Thank you again for a GREAT project!
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#19 River

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Posted 06 December 2011 - 04:53

:gaah: How long did this take? It is amazing! Thank you for the time and effort.
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#20 MJ Vesuvius

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Posted 06 December 2011 - 06:18

Thank you for putting so much time and effort into exploring the mystery of sepia. As an art director and photographer I always defined sepia as a desaturated (grayish) brown, or a "warm gray." But obviously a lot of people equate sepia with brown. Very interesting!

-- MJ

#21 dcpritch

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Posted 06 December 2011 - 14:21

Thank you for putting so much time and effort into exploring the mystery of sepia. As an art director and photographer I always defined sepia as a desaturated (grayish) brown, or a "warm gray." But obviously a lot of people equate sepia with brown. Very interesting!


Thanks for the compliment, and for your thoughts. I learned from this comparison that whatever thought one has in his head about what tone sepia should be, there is an ink to match. I'm curious which ink is the closest match to your idea of sepia? For me it has always been either the reddish tone of OMAS Sepia and the greyish brown of R&K Sepia. In fact, the wide difference between these two inks, and between a few others, is what led me to undertake the comparison.
How small of all that human hearts endure,
That part which laws or kings can cause or cure.

— Samuel Johnson

#22 jbn10161

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Posted 06 December 2011 - 14:52

JH Cacao du Bresil is indeed an unusual color. I would call it a steel grey, no brown in it at all. Though I think it is outside the spectrum of what most folks consider to be "sepia", it was easy to include it here just to show how far outside the spectrum it really is.


Your bottle of CduB has suffered heat distress, aging, or some other problem. That's not at all the color of that ink. The swatches of other inks I have used look perfect on my monitor. I love J. Herbin inks, but I've noticed that the occasional bottle can be off for one reason or another, probably distress in transit or storage. Cacao du Bresil is a lightish brown, grayish, nearly lavender(!) color that is extremely hard to describe but intriguing to see.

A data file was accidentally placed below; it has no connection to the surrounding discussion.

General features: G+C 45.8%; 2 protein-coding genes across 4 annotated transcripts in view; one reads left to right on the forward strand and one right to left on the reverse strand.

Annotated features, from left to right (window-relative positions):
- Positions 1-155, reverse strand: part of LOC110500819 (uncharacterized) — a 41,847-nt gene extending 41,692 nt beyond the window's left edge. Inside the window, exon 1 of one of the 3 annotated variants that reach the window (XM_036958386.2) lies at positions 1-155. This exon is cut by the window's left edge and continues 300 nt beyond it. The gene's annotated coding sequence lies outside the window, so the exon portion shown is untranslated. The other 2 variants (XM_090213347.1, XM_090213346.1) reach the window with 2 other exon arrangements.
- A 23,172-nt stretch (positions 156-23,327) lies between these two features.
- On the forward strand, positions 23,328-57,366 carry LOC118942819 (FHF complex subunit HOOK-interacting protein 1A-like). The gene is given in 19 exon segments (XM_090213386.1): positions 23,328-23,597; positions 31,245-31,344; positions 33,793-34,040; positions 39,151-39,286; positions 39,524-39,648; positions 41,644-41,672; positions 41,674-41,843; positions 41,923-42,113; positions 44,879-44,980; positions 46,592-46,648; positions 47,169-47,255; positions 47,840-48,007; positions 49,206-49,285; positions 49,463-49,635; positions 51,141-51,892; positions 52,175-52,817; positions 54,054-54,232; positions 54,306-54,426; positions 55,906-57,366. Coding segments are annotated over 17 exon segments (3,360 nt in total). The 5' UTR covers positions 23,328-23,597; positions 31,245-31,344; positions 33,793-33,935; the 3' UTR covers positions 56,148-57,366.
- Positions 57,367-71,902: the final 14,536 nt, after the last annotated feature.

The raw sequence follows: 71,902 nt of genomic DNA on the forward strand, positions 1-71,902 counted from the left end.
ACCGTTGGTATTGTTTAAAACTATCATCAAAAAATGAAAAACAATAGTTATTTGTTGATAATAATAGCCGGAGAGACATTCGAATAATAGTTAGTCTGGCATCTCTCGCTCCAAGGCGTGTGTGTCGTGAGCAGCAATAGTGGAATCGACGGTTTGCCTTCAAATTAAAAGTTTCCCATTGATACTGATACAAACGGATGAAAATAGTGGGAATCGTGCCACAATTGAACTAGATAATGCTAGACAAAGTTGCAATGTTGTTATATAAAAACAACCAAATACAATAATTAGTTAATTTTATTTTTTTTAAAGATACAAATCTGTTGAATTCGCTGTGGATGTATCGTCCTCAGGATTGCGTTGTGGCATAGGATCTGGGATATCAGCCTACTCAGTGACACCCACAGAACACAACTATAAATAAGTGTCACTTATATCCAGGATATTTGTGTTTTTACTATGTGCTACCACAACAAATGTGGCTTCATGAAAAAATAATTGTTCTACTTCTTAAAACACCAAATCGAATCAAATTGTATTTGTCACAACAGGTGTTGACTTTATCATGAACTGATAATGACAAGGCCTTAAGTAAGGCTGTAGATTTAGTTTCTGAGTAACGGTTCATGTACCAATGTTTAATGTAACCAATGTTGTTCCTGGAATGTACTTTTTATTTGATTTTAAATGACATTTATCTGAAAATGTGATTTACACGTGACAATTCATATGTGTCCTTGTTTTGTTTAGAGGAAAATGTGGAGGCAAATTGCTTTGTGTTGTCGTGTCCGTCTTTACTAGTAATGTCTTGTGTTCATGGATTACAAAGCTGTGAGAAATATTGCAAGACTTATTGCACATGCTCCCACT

Thanks for all the effort to produce those swatches and samples. It's a real resource. (And I'm glad you included OMAS sepia. It's a fantastic ink in all respects except water resistance--it almost disappears after being wet.)
JN

#23 MJ Vesuvius

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Posted 06 December 2011 - 15:07


Thank you for putting so much time and effort into exploring the mystery of sepia. As an art director and photographer I always defined sepia as a desaturated (grayish) brown, or a "warm gray." But obviously a lot of people equate sepia with brown. Very interesting!


Thanks for the compliment, and for your thoughts. I learned from this comparison that whatever thought one has in his head about what tone sepia should be, there is an ink to match. I'm curious which ink is the closest match to your idea of sepia? For me it has always been either the reddish tone of OMAS Sepia and the greyish brown of R&K Sepia. In fact, the wide difference between these two inks, and between a few others, is what led me to undertake the comparison.


I'm on the R&K Sepia end of the scale. The Pilot Iroshizuku yama-guri is about as brown as I can go and still consider it "sepia." What a fun exercise! There are definitely some new inks on my wish list!

BTW where did you buy R&K? The more I look at your sample, the more I like it. And, did you test any for water resistance? That's important to me... Thanks!

– MJ




#24 dcpritch

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Posted 06 December 2011 - 15:35


JH Cacao du Bresil is indeed an unusual color. I would call it a steel grey, no brown in it at all. Though I think it is outside the spectrum of what most folks consider to be "sepia", it was easy to include it here just to show how far outside the spectrum it really is.